Social Networking Usage and Grades

I see a number of articles about a recent study of Social Networking usage and grades (pdf) performed by a class at The Whittemore School of Business and Economics at the University of New Hampshire (UNH). Other studies have found likewise, while at least one study has shown that Facebook use leads to lower grades. So what is the answer? I don’t know, but my guess is that it isn’t that significant. Students either try hard to get good grades or they don’t and using social media has nothing to do with that decision.

The UNH study does not go into much detail about how it was performed, so it is hard to draw many conclusions, but it is interesting that some of the results (no grade difference, types of majors more likely to use social media) conflict with the Ohio State study by Aryn Karpinski that found a grade difference in Facebook users. Maybe the school has more to do with thing than one would think? Maybe this is all just media hype?

Some takeaways from the UNH study:

  1. 96% of students used facebook. 84% used YouTube/ Only 12% used MySpace.
  2. More students increased Social Media usage on weekends then decreased (I bet this is opposite for professionals)
  3. 26% of students used Social Media for Educational reasons and 16% for professional ones

I think academic libraries should look at that 26% number as a sign that they should be involved in these spaces. I don’t mean going out and friending all of the students at your college, but make resources available to students in faculty in these arenas.

Privacy, Borders, and the Internet

I was reading an article about Facebook and Canada’s Privacy Commissioner today. In a nut shell the article says that Canada’s Privacy Commissioner doesn’t meet Canada’s privacy laws. Facebook apparently disputes this but whether or not it does or does not isn’t the point of my post. This article has reminded me of others before it, only the names have changed.

What happens is a social networking site or other Web site is created in one country and because citizens of another country use it, they seem to be expected to live up to the second countries privacy (or other) laws. Now I don’t know if Facebook has an operation in Canada or not, but I know that other past stories I’ve read had countries (or states) taking or threating legal action against Web sites that did not have any operations in their jurisdiction. This is just madness and has to stop. I’m not saying Facebook has the world’s best privacy model. I agree they should do more to protect users privacy but you can’t expect a Web site operator to know and follow the laws of 195 countries not to mention laws of various territories, states, etc. that make up these countries. As long as the privacy terms are disclosed and follow the laws of the country the site is incorporated in, it should be up to the user to determine if the privacy is adequate. With the never ending news stories of lost laptops with social security numbers and other personal data, the privacy of Facebook is not really a huge concern for me. I just figure that everything I put on there may at some point be seen by friends, enemies, criminals. people who couldn’t care less, employers, and my mom.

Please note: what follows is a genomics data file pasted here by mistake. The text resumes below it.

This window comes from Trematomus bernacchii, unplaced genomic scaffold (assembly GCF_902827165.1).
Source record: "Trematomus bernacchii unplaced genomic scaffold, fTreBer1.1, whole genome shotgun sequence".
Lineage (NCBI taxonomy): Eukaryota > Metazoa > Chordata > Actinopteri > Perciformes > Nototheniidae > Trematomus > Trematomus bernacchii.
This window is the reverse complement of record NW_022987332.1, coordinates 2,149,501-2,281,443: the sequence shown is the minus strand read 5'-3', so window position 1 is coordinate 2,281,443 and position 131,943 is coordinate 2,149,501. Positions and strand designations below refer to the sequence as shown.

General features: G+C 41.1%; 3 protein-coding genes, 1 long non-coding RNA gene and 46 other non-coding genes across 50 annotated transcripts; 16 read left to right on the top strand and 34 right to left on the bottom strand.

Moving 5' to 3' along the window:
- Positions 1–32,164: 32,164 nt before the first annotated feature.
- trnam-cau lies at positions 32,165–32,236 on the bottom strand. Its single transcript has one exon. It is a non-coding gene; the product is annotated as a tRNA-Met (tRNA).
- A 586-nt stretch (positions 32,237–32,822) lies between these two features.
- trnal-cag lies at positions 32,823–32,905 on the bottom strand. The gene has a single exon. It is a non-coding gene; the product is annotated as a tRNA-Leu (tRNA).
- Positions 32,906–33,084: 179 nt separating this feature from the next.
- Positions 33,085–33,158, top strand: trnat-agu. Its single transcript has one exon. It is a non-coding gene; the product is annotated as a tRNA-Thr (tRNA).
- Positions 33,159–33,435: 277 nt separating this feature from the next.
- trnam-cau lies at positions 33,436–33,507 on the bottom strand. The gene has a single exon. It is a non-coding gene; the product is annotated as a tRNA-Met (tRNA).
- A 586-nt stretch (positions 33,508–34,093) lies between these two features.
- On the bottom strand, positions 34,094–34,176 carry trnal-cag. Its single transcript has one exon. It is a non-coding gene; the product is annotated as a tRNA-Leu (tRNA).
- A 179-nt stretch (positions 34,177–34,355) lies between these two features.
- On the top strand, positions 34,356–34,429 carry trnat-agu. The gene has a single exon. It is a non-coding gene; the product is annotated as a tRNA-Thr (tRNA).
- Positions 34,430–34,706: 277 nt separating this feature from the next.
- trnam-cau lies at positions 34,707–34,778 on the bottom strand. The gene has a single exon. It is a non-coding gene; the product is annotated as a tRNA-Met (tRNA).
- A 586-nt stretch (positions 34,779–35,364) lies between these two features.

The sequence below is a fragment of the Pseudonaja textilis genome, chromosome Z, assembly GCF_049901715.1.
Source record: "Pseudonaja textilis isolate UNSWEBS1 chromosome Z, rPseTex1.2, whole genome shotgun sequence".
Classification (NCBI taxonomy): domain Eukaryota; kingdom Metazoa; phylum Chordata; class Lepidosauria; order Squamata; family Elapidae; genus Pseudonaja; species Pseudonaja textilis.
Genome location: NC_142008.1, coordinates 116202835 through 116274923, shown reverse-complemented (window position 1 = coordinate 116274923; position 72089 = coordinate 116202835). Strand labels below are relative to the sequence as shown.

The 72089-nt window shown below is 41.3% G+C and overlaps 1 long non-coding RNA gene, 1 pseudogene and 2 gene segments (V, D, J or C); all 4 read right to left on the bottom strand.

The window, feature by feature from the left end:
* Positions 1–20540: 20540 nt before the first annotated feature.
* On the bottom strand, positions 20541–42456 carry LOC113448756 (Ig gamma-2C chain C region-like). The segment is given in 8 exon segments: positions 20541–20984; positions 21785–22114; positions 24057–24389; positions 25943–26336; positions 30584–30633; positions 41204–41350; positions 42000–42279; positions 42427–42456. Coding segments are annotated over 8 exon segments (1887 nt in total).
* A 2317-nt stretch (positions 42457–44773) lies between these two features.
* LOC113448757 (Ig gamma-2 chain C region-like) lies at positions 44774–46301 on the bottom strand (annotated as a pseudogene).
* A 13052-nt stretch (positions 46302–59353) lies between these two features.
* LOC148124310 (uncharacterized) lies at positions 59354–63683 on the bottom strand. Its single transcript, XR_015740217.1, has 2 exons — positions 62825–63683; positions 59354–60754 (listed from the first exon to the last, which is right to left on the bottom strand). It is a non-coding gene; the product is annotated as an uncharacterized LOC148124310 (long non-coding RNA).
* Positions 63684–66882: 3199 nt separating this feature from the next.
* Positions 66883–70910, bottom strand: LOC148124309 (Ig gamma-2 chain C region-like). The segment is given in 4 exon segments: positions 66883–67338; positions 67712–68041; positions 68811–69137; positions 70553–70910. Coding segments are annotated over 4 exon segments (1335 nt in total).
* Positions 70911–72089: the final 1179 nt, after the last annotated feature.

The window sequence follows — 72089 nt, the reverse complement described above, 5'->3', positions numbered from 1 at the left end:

Really, what do you need for a Facebook account now-a-days, an e-mail address? Sure they say to use a real name but I know many people who don’t and you can easily get a pseudo-anonymous e-mail address. In other words, everything you post on Facebook is what you decided to make available to at least a limited public sphere of friends. Whenever you give something to friends such as a phone number or tell them a tale of your latest adventure you can, or should, consider that they will share that with their friends. No matter what the policy is, even if it lives up to Canada’s privacy policy (or any country’s policy) will not save you from yourself. Users of social networking and other Web sites need to keep this in mind and not post or share anything that they would have a problem with being public.

Niche Social Media Sites

Do you ever get a feeling you don’t need to see yet another new Social Media site. They are popping up like crazy and while many of them are excellent, it takes time to invest in each one. Well, I can help you there, but if you want to learn about what sites are available, vist Kevin Palmer’s Niche Social Networking Sites list (which also includes reviews) on his Social Media Answers blog.

John Blewett, III: RIP

While checking my e-mail in Dakar, I can across some bad news that most short track fans in the Northeast have probably heard. John Blewett III passed away following a crash with his brother on Thursday night at Thompson Speedway in CT. While I always thought John III was a great driver, he was never my favorite even though with him being from New Jersey I did like to see him beet the New England boys. John will always be known as an aggressive racer. No matter how much you like, or don’t like, a race car driver, it is always difficult to hear about a fallen driver, and when it is someone you have meet and talked to on many occasions, it is even harder. I wouldn’t even go so far as to say we were acquaintances, but he was always nice when I did talk to him before or after a race. My condolences to his family and friends. May he rest in peace. BTW: 51sports racing has put up a nice tribute page that you may want to check out.

eXtensible Catalog Survey Report released

On July 20, 2007, the University of Rochester released their “eXtensible Catalog Survey Report.” This survey was designed to help Rochester determine what systems survey respondents currently use, what programming ability and experience with open source software respondents had, and what metadata standards are in use. The survey was targeted too large and medium sized academic and public libraries. Because of the targeted nature of this survey there were only 66 respondents. When I read through the report, I didn’t see anything that completely surprised me, but it was still a good read to see what other libraries are thinking.